Fear No. 3: Pressure on the Dollar

The end of Federal Reserve interest rate hikes and a slowing U.S. economy will put downward pressure on the U.S. dollar.

Remember how the dollar strengthened in May and June when investors decided that the Federal Reserve wasn't done raising interest rates? High U.S. interest rates make dollar-denominated investments such as U.S. Treasury bills more attractive to investors and support the price of the dollar, in general.

Before this dollar rally, we saw exactly the other side of the coin. The dollar had slumped for months against the euro and the yen because of the belief that although the Federal Reserve was done hiking interest rates, the Bank of Japan and the European Central Bank were near the beginning of a series of interest rate increases that would cut the gap between U.S. rates and rates in Japan and Europe. The financial markets expect a replay of the earlier dollar weakness when the Federal Reserve finally does stop raising rates -- whether in August or later.

Implication for stocks: Hedge on the dollar. Wall Street is looking to hedge on its dollar exposure -- and to profit from a falling dollar -- with three strategies. First, by buying overseas stocks priced in a currency likely to appreciate if the dollar tumbles. Second, by buying shares of U.S.-based multinationals that derive substantial portions of their revenue from overseas sales. At the moment, at least, Wall Street seems to be steering away from gold stocks as a hedge on the falling dollar out of a belief that these stocks are too speculative. (See Fear No. 1.)

Fear No. 4: Inflation Out of Control

Inflation is out of control, and even interest rate increases by the world's central banks can't do anything to stop it.

The culprits vary, depending upon whom on Wall Street you speak to, but they include higher energy and commodity prices (thanks to China); vast and continuing increases in the money supply in the U.S., China, Japan and Europe; and an end to China's ability to export deflation in the form of lower prices for manufactured goods.

Implication for stocks: The return of gold. Although there's not much overt talk about this possibility on Wall Street, I think you can detect the effects of this anxiety in the recovery of prices for gold and such commodities as copper in recent weeks.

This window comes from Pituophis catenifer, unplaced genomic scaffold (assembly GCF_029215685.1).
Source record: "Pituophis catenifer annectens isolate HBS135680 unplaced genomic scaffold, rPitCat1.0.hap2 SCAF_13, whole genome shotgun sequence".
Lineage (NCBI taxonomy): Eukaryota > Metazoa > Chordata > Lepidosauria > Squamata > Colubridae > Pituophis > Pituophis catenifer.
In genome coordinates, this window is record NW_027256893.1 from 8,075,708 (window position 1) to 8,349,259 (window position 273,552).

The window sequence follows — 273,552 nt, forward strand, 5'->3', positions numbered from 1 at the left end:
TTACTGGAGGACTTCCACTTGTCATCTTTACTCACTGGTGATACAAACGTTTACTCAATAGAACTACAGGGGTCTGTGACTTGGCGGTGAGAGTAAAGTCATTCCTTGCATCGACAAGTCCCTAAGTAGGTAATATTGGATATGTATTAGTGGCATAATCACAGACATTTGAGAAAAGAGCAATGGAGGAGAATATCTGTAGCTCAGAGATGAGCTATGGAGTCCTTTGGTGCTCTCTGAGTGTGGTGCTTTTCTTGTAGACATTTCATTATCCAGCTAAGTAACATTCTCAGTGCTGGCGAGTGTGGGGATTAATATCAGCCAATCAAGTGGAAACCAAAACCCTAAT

Fear No. 5: Rest of World Will Falter, Too

Growth in the rest of the world won't hold up when the U.S. economy starts to slow.

The U.S. consumer has been the world's buyer of last resort as the economies of Japan and Europe sputtered during recent years. The hope now is that growth in Japan and Europe has revived enough so those countries can pick up the global slack in consumption if the U.S. economy slows.

The big worry, of course, is that a slowdown in the U.S. that isn't counterbalanced by growth in Japan and Europe could lead to a slowdown in the Chinese economy. That, in turn, would ripple out across world markets for commodities, infrastructure equipment and services.

Implication for stocks: Commodity stocks stay weak. I think investors can see the effects of this worry in the weak performance of energy stocks despite a surge in the price of oil to a record $75.78 a barrel on July 7. The fear holding the sector back is that global growth won't be strong enough to keep prices climbing or even to support them at the current peak.

What should you do about these worries? I think you have three strategies to choose from. How you mix them depends on your read of the reality behind each of these current Wall Street worries and your own investing time horizons.

Strategy 1: Go With the Flow

Fear No. 1 and Fear No. 2 do put a considerable wind at the back of "safe" growth stocks (especially those with dividends and that tap into Fear No. 3 as well). I think it's worth adding stocks of this description to your portfolio for the last half of 2006 and into 2007.

And while it's likely in my opinion that the market will move lower in the last half of July and in August, these stocks aren't likely to drop much in such a correction.

Strategy 2: Invest in 'Blind Spots'